If I asked you to name the one disease that most women fear these days,
you would probably reply "breast cancer". And you'd be right!
The media are deluging women with menacing statistics about
the likelihood of developing breast cancer. It's hard to know whether to
rush off immediately to get a mammogram, to swear off ice cream and prime ribs forever, or to just sit back and hope the odds are in your favor. Being 43, childless, an avid reader on women's health, and a women's doctor, I'm in the same boat. I've had to sort out for myself the best way to limit my chances of developing breast cancer. I'd like to share with you what I've learned so that you can protect yourself to the greatest extent possible from finding yourself with the tough choice about how to deal with breast cancer.
What are the facts? Breast cancer is the leading cause of death for women aged 35 to 50 in the United States. An individual woman's risk of developing breast cancer in this country is about one in ten. Approximately 130,000 women are diagnosed with breast cancer each year in the United States. About 25-35% of these women die from their cancer. The incidence of breast cancer increased by 23% from 1947 to 1975 and by another 21% from 1975 to 1985. Women over 50 have up to a ten times higher risk of breast cancer than those under 50. Between 1975 and 1986, the incidence has increased by about 23% for women over 50 and by 9% for women under 50. Native Hawaiian women have the highest incidence of breast cancer, followed by whites, then blacks. Asian and Pacific Island women, along with Hispanics in New Mexico, are somewhere in the middle. Native American women have the lowest incidence of breast cancer. Studies of Polish and Japanese women show their risk of breast cancer to be significantly higher if they migrate to the United States than if they stay in their native countries.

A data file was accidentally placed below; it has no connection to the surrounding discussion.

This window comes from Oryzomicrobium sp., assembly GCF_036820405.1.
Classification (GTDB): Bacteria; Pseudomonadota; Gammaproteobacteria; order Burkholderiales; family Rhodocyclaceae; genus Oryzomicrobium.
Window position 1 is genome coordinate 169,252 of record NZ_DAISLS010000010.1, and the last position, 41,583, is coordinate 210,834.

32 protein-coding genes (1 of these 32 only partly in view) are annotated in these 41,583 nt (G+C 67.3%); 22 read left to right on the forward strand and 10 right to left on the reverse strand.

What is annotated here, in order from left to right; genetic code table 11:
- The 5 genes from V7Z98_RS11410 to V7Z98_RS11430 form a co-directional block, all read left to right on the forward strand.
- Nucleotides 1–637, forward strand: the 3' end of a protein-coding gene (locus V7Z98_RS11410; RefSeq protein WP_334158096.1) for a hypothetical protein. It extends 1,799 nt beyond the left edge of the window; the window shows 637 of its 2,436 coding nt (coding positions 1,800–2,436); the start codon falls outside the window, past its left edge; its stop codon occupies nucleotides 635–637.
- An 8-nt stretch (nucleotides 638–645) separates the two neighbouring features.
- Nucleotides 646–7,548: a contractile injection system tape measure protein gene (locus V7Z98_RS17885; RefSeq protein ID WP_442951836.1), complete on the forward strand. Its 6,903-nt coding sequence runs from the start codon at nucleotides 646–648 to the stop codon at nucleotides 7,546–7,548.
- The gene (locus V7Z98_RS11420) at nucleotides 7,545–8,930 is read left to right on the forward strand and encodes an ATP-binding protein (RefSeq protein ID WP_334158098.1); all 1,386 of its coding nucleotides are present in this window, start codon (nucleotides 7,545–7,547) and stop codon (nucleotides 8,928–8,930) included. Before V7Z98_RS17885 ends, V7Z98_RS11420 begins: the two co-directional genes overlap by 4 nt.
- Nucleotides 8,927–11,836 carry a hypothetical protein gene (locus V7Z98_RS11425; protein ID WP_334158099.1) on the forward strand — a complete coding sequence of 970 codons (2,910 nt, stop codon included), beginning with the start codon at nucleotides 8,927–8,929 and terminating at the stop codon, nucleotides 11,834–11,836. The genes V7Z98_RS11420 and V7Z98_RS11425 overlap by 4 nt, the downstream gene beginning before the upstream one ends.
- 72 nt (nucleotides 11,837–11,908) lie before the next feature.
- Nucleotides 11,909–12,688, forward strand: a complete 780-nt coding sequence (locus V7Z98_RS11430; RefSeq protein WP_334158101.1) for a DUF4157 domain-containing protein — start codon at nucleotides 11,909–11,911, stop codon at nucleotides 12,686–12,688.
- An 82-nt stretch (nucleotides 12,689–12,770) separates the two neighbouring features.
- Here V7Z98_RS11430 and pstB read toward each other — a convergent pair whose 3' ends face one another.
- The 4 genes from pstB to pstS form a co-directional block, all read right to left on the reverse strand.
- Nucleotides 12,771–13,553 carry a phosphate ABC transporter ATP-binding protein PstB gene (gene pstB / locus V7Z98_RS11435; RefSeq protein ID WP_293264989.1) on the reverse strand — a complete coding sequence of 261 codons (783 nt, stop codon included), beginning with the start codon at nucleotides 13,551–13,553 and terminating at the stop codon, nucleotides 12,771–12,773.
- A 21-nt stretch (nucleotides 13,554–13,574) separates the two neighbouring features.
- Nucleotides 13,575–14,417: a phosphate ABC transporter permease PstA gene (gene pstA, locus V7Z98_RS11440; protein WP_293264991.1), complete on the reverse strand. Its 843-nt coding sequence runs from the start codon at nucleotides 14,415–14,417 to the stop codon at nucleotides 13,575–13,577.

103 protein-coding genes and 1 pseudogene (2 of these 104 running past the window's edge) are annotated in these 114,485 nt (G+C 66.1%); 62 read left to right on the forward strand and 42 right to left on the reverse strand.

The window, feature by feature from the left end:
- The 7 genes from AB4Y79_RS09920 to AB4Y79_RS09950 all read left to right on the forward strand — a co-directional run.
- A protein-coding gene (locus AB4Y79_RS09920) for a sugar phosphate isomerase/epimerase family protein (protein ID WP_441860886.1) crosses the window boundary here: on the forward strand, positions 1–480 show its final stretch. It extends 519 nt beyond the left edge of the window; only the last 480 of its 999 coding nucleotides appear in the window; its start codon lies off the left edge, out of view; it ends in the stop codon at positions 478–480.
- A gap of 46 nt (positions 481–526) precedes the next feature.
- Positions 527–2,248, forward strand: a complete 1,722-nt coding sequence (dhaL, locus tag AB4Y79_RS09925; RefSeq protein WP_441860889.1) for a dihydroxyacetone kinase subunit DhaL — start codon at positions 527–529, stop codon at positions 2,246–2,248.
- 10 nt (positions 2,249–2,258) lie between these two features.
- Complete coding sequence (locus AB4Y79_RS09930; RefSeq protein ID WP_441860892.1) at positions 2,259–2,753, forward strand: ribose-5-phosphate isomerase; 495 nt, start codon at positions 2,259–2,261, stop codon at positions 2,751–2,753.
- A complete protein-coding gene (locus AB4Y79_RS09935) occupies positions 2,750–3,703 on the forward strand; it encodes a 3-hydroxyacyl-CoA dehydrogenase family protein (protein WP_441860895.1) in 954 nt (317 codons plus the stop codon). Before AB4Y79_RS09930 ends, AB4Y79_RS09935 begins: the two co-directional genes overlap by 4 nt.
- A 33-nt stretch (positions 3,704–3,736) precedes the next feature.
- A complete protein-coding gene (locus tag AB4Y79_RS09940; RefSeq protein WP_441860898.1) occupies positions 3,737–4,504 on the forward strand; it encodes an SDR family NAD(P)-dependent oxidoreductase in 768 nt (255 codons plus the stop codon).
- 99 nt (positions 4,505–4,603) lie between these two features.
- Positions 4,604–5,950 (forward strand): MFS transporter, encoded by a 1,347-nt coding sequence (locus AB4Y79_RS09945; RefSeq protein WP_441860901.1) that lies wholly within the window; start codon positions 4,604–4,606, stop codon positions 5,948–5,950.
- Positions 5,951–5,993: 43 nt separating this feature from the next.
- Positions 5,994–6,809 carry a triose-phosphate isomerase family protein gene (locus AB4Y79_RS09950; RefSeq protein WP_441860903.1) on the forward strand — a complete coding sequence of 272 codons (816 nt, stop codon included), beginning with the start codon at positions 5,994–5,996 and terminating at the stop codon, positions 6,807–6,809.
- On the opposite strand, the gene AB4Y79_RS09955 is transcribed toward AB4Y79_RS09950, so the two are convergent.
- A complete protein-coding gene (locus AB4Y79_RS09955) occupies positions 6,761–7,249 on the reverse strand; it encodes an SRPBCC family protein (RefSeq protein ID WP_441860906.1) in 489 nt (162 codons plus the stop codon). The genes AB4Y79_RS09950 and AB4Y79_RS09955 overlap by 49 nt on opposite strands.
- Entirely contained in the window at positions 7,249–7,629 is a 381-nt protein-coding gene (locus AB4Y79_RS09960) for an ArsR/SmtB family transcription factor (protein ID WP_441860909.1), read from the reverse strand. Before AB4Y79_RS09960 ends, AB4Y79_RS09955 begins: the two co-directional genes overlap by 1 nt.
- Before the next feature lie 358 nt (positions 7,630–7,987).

What is my risk of breast cancer? l) Family history - Your chance of getting breast cancer doubles if your mother or sister had it.The risk is even greater if more than one of your immediate relatives had it. 2) Menarche and menopause- - The longer you continue to have menstrual periods, the higher the chance of getting breast cancer. Women whose menarche (onset of menses) began after age 13 and who experience menopause before 45 have the lowest risk. This suggests that a prolonged, uninterrupted presence of high levels of estrogen in the body may predispose to breast cancer. Women who have anovulatory cycles due to anorexia, obesity, or other reasons, may actually be somewhat protected against breast cancer. 3) Pregnancy - Women who are nulliparous (have not borne children) or whose first full-term pregnancy occurs after age 30 are two to five times more likely to develop breast cancer than women whose first pregnancies occured before age 18. Abortions or miscarriages, though they do interrupt the menstrual cycle, do not appear to offer protection against breast cancer. 4) Hormones - There is a strong suspicion among many people, including myself, that taking estrogen, either in the form of birth control pills or as estrogen replacement therapy after menopause, may increase the risk of developing breast cancer. There is not yet conclusive scientific evidence to back this up. It is common practice to give progesterone along with estrogen in postmenopausal women who still have their uteruses. This is because estrogen replacement alone may cause cancer of the uterus and progesterone has been shown to decrease this risk. One recent study of 23,000 women in Sweden found the women who were given progesterone along with the estrogen to have a four times higher incidence of breast cancer. 5) Dietary fat - There seems to be an increasingly stronger correlation between a high intake of dietary fat and breast cancer. The United States, the Netherlands, and Great Britain, which all have very rich diets, also have the world's highest rates of breast cancer. Japan and Romania, both having lean diets, have one-sixth to one-half the rate of the United States. 6) Weight - Excess body weight and caloric intake definitely predispose to breast cancer. 7) Alcohol - Alcohol consumption of more than one drink of beer, wine, or liquor a day has been as-sociated with a 40% increase or risk of breast cancer. 8) Fibrocystic breasts - This factor may be overrated in regards to breast disease. It appears that only certain types of cystic breasts, as confirmed by mammogram rather than just a breast exam, actually result in a greater risk of breast cancer. 9) Caffeine - Many women find their breast cysts to go away when they remove caffeine from their diets, however there is no evidence yet that women who have high caffeine intakes are more likely to develop breast cancer.